Just to be clear, there was no hanky-panky between poodles and cats to make a poodle cat. Rather, in 1987 a stray cat in Montana had a litter of five kittens in which one kitten was bestowed with a genetic mutation that made its fur uniquely thick and curly. A breeder of persian cats, Jeri Newman, adopted the kitten and named her Agnes DiPesto (or Miss DiPesto) after the curly-haired receptionist in the popular 1980s TV show, “Moonlighting.”
Realizing that Miss DiPesto was an unusual cat, Jeri had her genetically tested and learned that indeed, Miss DiPesto was genetically distinct from other cats due to this random mutation in the fur gene. So, Jeri created a distinct bloodline of cats with this mutation dubbing them “poodle cats.” Nine generations later, researchers from the University of Vienna declared that indeed poodle cats are a distinct breed and the fourth recognized “curly hair” breed of cat, which are now scientifically referred to as Selkirk Rex.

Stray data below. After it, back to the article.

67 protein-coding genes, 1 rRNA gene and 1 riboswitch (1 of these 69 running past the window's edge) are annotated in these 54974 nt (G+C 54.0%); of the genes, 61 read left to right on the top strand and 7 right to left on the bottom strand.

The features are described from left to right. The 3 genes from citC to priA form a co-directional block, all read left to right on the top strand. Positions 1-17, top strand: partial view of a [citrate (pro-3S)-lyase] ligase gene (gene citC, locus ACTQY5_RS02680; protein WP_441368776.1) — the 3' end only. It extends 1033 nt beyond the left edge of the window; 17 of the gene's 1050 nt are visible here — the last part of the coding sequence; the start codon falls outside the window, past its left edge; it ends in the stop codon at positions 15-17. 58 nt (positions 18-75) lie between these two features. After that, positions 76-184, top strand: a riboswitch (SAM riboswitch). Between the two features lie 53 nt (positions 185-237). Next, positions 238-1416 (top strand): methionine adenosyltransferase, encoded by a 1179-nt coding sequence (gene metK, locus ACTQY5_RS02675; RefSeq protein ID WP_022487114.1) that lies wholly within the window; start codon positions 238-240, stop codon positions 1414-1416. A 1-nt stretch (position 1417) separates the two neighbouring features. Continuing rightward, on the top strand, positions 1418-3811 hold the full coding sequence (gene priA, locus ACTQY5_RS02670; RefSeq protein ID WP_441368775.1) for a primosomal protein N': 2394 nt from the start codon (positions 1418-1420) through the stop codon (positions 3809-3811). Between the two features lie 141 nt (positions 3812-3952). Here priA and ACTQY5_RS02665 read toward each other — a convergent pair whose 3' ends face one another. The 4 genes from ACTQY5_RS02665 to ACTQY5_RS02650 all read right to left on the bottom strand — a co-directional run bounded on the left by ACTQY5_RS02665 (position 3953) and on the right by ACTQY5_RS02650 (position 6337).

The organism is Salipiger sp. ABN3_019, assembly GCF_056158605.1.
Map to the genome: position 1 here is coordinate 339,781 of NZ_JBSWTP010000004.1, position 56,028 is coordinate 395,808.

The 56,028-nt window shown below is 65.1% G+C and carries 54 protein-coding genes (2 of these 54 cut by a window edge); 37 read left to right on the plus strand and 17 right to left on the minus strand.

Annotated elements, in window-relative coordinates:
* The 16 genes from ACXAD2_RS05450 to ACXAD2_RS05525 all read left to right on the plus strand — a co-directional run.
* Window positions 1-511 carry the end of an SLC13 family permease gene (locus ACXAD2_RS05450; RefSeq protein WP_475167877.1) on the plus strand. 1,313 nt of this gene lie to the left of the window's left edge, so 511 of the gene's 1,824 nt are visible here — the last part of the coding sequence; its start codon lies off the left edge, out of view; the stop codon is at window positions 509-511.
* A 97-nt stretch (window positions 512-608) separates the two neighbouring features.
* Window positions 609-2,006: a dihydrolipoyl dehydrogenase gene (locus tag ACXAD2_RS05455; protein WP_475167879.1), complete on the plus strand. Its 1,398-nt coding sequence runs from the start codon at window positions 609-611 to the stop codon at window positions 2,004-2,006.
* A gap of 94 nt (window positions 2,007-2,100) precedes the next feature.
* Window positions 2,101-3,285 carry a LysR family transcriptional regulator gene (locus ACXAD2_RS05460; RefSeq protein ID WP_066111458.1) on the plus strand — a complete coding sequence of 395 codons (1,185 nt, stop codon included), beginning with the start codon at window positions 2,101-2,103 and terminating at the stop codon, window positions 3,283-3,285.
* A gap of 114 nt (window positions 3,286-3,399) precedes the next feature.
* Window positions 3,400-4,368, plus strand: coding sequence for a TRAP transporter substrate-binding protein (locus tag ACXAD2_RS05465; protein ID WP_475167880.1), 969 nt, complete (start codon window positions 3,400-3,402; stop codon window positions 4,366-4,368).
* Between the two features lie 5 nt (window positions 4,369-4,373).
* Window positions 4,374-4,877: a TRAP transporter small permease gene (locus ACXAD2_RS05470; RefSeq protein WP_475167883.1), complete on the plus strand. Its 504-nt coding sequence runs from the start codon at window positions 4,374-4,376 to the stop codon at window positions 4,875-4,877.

Since, the mutation is dominant, poodle cats can be bred with other cat breeds and retain their unique thick curly fur. Hence, the wide variety of colors and both short and long-haired poodle cats. Some people refer to the breed as “a cat in sheep’s clothing.”
If you covet one of these plush kitties however, be prepared to fork over about $1000 as the breed is still rare. Furthermore, if you have even a hint of feline allergies a poodle cat is not for you — they shed frequently and copiously!